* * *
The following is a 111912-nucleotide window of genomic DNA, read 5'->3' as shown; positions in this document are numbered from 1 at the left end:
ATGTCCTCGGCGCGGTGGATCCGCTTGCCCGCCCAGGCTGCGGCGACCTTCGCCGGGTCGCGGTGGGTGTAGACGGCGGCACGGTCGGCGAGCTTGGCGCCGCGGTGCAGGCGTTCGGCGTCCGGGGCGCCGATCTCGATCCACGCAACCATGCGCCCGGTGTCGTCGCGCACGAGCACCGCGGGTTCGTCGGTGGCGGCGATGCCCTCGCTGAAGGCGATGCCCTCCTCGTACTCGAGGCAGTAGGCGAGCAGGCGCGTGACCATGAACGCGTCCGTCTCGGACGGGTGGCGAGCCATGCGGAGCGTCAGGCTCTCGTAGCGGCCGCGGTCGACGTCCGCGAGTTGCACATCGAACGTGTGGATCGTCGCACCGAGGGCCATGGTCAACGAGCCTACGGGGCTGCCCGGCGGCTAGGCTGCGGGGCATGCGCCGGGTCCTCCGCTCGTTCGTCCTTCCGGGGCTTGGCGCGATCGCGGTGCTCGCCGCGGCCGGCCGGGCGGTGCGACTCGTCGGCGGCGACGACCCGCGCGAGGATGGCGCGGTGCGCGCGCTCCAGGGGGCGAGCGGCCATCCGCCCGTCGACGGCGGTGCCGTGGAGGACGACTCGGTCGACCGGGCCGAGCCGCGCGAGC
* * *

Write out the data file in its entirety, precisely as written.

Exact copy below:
The following is a 111912-nucleotide window of genomic DNA, read 5'->3' as shown; positions in this document are numbered from 1 at the left end:
ATGTCCTCGGCGCGGTGGATCCGCTTGCCCGCCCAGGCTGCGGCGACCTTCGCCGGGTCGCGGTGGGTGTAGACGGCGGCACGGTCGGCGAGCTTGGCGCCGCGGTGCAGGCGTTCGGCGTCCGGGGCGCCGATCTCGATCCACGCAACCATGCGCCCGGTGTCGTCGCGCACGAGCACCGCGGGTTCGTCGGTGGCGGCGATGCCCTCGCTGAAGGCGATGCCCTCCTCGTACTCGAGGCAGTAGGCGAGCAGGCGCGTGACCATGAACGCGTCCGTCTCGGACGGGTGGCGAGCCATGCGGAGCGTCAGGCTCTCGTAGCGGCCGCGGTCGACGTCCGCGAGTTGCACATCGAACGTGTGGATCGTCGCACCGAGGGCCATGGTCAACGAGCCTACGGGGCTGCCCGGCGGCTAGGCTGCGGGGCATGCGCCGGGTCCTCCGCTCGTTCGTCCTTCCGGGGCTTGGCGCGATCGCGGTGCTCGCCGCGGCCGGCCGGGCGGTGCGACTCGTCGGCGGCGACGACCCGCGCGAGGATGGCGCGGTGCGCGCGCTCCAGGGGGCGAGCGGCCATCCGCCCGTCGACGGCGGTGCCGTGGAGGACGACTCGGTCGACCGGGCCGAGCCGCGCGAGC